Dec. 28: Montville boys' basketball won the Grasso Tech Tournament, a prelude to its greatest season in years under new coach Tim Strong. The Indians won the ECC Div. IV title in February, even without leading scorer Zach Southard, who injured a finger on his non-shooting hand. After the Grasso Tech game, Zach asked his mom (Kate) and dad (Jason) if he could amputate the finger and finish the season. (True story). Mom and dad declined the request.

Jan. 29: GameDay's greatest night? We pulled off No. 1 East Catholic at No. 2 Windsor in the boys' basketball game of the year. Peter Huoppi, Casey O'Neill, Keith O'Brien and yours truly were shoehorned into the balcony of Windsor's steamy, cozy gym. We proved GameDay can travel.

Feb. 25: The ECC girls' basketball championship game got to play The Big Room for the first time. NFA defeated Bacon before nearly 2,500 fans at Mohegan Sun Arena, illustrating that both genders have found a new home for the conference tournament finals.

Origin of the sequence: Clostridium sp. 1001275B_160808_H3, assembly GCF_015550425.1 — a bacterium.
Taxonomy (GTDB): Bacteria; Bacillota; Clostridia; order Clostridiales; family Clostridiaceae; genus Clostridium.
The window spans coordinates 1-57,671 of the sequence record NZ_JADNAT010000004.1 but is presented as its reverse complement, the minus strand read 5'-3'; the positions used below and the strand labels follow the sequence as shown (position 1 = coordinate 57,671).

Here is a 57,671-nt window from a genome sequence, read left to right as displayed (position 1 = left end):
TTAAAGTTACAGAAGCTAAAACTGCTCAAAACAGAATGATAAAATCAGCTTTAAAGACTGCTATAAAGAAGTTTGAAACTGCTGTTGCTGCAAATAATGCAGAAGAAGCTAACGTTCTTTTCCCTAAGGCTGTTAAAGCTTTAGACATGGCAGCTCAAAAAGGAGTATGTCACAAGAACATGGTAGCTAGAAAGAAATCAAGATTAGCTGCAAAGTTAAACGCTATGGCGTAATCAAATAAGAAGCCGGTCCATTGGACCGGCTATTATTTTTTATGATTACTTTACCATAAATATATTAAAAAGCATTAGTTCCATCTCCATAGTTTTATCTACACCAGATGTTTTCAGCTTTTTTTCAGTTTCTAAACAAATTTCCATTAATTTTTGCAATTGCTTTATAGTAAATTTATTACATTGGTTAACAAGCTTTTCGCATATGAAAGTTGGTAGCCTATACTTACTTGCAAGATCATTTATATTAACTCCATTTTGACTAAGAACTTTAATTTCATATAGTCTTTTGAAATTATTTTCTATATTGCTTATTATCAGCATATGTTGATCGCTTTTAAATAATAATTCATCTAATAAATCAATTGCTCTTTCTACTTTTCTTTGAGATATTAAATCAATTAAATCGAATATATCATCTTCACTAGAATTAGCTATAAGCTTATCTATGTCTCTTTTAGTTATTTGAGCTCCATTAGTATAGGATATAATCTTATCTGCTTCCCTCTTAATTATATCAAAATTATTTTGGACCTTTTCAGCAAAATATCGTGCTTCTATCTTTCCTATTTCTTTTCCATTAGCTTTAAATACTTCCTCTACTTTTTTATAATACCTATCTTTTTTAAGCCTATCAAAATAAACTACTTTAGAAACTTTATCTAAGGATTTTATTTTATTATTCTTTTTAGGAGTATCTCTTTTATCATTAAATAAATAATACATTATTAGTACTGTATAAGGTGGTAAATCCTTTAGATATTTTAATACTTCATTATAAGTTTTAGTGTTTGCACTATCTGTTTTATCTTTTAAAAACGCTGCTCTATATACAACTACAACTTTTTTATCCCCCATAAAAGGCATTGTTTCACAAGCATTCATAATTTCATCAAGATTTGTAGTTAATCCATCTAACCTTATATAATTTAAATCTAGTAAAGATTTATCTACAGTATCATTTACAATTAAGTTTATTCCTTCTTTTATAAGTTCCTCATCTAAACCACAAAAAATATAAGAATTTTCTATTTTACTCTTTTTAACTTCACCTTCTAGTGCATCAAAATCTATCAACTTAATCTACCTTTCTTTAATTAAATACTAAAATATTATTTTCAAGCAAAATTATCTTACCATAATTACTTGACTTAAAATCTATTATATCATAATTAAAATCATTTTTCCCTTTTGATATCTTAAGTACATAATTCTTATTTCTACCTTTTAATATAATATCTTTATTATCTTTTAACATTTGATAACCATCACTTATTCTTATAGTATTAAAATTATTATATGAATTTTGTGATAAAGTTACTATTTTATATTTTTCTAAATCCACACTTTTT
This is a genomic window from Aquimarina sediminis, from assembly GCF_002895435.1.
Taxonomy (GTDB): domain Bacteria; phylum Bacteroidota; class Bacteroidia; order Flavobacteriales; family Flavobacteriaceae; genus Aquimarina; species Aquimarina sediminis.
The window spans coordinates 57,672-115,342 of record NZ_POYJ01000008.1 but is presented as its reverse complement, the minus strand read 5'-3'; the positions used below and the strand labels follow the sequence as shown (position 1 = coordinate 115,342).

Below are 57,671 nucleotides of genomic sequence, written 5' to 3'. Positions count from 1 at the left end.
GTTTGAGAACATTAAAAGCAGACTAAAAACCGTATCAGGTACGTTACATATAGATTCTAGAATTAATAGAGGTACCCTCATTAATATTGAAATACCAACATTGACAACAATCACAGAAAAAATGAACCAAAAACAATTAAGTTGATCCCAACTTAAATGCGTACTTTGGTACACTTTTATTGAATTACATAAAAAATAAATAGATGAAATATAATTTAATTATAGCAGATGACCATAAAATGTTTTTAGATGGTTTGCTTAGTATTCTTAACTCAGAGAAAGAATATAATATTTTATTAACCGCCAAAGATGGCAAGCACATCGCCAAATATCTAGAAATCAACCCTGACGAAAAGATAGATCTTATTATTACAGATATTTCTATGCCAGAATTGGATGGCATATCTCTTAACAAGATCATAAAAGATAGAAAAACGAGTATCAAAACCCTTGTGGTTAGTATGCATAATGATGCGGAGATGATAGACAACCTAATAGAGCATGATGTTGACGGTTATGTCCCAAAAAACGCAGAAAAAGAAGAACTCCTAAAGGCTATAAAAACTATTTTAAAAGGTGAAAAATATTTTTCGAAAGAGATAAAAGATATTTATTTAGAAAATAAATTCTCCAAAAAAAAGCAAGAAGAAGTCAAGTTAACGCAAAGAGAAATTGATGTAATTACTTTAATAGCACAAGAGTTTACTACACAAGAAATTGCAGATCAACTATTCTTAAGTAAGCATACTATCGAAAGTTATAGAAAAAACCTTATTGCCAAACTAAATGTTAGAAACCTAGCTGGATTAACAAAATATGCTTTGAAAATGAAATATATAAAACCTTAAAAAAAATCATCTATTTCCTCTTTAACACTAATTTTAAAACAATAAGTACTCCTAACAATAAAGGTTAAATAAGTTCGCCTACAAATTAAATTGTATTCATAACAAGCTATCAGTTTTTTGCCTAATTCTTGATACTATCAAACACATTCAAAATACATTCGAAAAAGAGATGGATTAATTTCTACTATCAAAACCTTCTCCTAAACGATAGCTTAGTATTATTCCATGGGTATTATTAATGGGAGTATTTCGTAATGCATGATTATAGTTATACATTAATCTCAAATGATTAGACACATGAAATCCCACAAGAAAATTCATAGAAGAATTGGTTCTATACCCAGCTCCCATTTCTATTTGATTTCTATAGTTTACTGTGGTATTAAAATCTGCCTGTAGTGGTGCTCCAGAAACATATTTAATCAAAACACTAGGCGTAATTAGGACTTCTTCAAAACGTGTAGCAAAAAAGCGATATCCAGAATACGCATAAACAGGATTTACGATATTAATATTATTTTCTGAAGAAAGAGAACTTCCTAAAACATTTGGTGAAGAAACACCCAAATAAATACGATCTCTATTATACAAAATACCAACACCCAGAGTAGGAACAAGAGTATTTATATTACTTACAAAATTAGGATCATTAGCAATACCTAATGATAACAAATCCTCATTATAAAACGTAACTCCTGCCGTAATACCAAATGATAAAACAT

Feb. 27: Waterford defeated East Lyme in the ECC basketball quarterfinals, 59-50, before more than 1,000 fans at the X. It capped a nine-month run of the rivalry at its best. Last May, Waterford defeated East Lyme by one goal in overtime of the ECC boys' lacrosse finals. One day later, East Lyme defeated Waterford in the ECC baseball finals by one run. In November, Waterford won the Thanksgiving Day game by one point. In February, East Lyme defeated Waterford in basketball by two points. Waterford returned the favor a week later by two. Waterford's nine-point win in the ECC game notwithstanding, the schools had played six games in four different sports over a nine-month period decided by a combined 16 points/goals/runs. Amazing stuff.

March 1: Coast Guard, in danger of not even making the conference basketball tournament a week earlier, stunned WPI and won the NEWMAC title. The Bears won at Emerson and then beat Springfield and WPI in a span of five days. Happy days for coaches Kevin Jaskiewicz, Bob Bono and the rest of us who like to see the good guys win. They made the NCAA Tournament and played in Brockport, N.Y.

March 3: NFA stayed undefeated in boys' basketball, winning the ECC title before more than 3,000 fans at Mohegan Sun over Ledyard. The Wildcats and coach Chris Guisti would enter the elite, Div. I state tournament as the No. 2 seed behind Sacred Heart. Nobody knew what was coming next.

March 5: Old Lyme won the Shoreline Conference title over Morgan, led by Aedan Using. Long time coming for the Wildcats, who would very likely had won the Div. V state tournament. The last live sporting event I covered.

And we all know the rest.

See you all back on the fields soon. (Hopefully).

This is the opinion of Day sports columnist Mike DiMauro